The sixth chapter of the book addresses how products link together meaningfully and form an ecology. The concept of ecology is borrowed from biology. An ecological approach to analyzing technology means looking into how ‘species’ of artifacts interact. In practice this means analyzing how meaning of an artifact is impacted by other artifacts and how the meaning of an artifact changes during time (by different generations of users).
Ecologies of artifacts are the result of meaning making of multiple individual users. Thus the ecologies can not be understand from a single viewpoint. Krippendorff describes two approaches to study artifact ecologies: 1) diachronic accounts, i.e. studying the evolution of the artifacts; and 2) synchronic accounts, i.e. studying a particular subsystem in an ecology of artifacts. In synchronic accounts Krippendorff identify four kinds of links between artifacts: causal connections, family resemblances, metaphorical connections, and institutional liaisons.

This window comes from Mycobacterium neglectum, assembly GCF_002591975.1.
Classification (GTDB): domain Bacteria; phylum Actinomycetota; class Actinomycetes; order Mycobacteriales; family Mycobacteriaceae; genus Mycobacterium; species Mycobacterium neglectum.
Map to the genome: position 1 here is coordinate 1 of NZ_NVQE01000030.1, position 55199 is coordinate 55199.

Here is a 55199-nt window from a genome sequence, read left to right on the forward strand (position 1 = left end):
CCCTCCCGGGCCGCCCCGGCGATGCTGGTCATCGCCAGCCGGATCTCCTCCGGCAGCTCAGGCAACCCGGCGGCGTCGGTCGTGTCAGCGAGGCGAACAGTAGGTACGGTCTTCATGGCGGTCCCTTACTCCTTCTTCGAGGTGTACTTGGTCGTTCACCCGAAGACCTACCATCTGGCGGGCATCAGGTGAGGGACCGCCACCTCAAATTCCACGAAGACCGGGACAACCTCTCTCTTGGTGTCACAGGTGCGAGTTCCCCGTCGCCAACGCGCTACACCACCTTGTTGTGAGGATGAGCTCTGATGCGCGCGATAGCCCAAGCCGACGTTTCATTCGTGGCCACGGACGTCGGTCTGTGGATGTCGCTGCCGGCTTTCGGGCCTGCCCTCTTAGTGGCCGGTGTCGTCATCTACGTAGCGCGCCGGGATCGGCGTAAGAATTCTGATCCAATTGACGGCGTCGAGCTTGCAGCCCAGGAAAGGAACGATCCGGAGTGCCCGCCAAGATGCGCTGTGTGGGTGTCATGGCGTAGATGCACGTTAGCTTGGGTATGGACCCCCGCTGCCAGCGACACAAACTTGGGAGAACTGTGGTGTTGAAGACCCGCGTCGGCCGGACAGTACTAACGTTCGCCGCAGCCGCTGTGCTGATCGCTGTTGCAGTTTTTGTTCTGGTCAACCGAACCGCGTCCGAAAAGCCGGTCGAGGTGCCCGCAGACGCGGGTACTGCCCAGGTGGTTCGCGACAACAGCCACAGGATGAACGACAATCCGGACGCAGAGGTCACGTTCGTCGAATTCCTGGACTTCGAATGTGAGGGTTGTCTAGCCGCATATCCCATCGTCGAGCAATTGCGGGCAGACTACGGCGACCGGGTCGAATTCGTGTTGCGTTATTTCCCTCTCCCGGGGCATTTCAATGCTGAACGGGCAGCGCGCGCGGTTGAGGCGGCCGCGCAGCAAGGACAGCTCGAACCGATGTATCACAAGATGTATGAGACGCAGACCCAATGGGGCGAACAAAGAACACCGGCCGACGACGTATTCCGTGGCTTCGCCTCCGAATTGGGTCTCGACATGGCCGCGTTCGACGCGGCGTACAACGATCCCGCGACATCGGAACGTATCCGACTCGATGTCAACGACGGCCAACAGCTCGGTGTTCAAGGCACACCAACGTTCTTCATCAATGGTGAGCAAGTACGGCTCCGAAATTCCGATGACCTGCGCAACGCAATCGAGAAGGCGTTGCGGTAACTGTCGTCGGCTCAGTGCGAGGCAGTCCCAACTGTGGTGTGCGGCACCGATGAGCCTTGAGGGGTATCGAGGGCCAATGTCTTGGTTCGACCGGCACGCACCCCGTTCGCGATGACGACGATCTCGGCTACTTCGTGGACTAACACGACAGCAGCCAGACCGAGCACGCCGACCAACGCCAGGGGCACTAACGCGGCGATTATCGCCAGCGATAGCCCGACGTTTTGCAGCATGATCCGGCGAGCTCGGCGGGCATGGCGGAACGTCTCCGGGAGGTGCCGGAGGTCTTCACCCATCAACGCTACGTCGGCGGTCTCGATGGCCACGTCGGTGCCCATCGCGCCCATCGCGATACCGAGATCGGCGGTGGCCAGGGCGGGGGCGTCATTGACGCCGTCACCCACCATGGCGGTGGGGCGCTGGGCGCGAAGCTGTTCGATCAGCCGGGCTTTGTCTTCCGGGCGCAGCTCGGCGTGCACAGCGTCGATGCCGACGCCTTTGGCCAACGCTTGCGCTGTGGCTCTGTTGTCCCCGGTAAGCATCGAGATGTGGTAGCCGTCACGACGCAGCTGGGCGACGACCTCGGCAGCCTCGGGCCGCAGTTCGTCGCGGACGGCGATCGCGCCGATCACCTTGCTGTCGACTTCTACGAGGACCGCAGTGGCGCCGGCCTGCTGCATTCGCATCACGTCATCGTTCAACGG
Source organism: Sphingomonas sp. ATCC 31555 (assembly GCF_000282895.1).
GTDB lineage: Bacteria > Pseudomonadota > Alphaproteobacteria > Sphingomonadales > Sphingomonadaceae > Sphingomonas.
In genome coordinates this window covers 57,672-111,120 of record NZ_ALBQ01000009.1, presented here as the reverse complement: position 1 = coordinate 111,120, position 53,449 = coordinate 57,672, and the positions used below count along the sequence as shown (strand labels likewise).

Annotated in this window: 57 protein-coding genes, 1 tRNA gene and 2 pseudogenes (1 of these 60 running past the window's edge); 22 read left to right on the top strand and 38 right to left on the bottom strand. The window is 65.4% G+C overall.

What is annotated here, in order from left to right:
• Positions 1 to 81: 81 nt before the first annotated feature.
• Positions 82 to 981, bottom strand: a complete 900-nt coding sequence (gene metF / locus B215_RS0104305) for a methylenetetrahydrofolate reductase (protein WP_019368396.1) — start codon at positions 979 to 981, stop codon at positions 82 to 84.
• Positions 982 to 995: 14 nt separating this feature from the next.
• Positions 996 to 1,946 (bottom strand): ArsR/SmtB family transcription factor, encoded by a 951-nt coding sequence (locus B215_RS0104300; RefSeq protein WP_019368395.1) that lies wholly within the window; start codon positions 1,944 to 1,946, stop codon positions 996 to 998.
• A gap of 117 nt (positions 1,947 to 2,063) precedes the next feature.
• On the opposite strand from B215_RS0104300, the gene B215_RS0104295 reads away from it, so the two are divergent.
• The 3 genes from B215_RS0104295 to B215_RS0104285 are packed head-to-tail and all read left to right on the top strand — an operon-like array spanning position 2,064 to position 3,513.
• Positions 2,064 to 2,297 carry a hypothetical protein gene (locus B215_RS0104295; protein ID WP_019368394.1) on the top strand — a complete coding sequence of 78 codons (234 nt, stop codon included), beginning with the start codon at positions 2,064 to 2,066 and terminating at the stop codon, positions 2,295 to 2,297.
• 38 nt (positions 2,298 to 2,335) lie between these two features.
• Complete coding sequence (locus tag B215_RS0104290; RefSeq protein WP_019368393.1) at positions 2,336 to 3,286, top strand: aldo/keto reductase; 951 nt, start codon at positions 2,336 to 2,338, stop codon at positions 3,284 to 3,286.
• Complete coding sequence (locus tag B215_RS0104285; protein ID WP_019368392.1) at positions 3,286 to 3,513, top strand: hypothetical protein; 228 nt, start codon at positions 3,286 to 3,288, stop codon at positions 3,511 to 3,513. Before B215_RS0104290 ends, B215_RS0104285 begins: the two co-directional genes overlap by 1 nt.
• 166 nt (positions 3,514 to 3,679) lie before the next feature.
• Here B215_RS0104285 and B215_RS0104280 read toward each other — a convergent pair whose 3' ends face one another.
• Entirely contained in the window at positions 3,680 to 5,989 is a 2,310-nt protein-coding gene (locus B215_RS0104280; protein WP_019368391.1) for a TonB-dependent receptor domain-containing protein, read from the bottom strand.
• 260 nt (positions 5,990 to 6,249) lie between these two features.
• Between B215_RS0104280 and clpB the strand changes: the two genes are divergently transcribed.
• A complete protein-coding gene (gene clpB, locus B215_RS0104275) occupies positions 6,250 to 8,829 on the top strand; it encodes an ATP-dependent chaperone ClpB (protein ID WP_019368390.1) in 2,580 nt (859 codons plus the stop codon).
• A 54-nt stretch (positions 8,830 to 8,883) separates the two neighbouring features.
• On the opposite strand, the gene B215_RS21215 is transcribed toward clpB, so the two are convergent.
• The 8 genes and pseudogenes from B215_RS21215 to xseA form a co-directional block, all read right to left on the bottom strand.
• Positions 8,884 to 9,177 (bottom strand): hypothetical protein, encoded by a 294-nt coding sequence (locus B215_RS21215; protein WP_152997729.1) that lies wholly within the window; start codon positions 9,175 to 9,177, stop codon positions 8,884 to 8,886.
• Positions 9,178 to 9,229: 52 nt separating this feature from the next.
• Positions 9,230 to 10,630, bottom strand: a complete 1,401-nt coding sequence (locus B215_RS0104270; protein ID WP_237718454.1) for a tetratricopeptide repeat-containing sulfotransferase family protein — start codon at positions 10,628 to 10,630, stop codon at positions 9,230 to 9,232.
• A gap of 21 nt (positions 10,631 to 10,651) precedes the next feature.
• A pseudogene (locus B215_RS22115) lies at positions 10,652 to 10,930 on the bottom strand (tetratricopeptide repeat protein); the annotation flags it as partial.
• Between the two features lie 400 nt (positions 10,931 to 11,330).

The meaning of an artifact in an ecology is created through its possible interactions with other artifacts. According to Krippendorff, there are three kinds of interactions in any ecology: cooperative, competitive and independent. The ecological meaning is not a meaning given by an individual user but a net effect of many users’ actions and interactions of species of artifacts.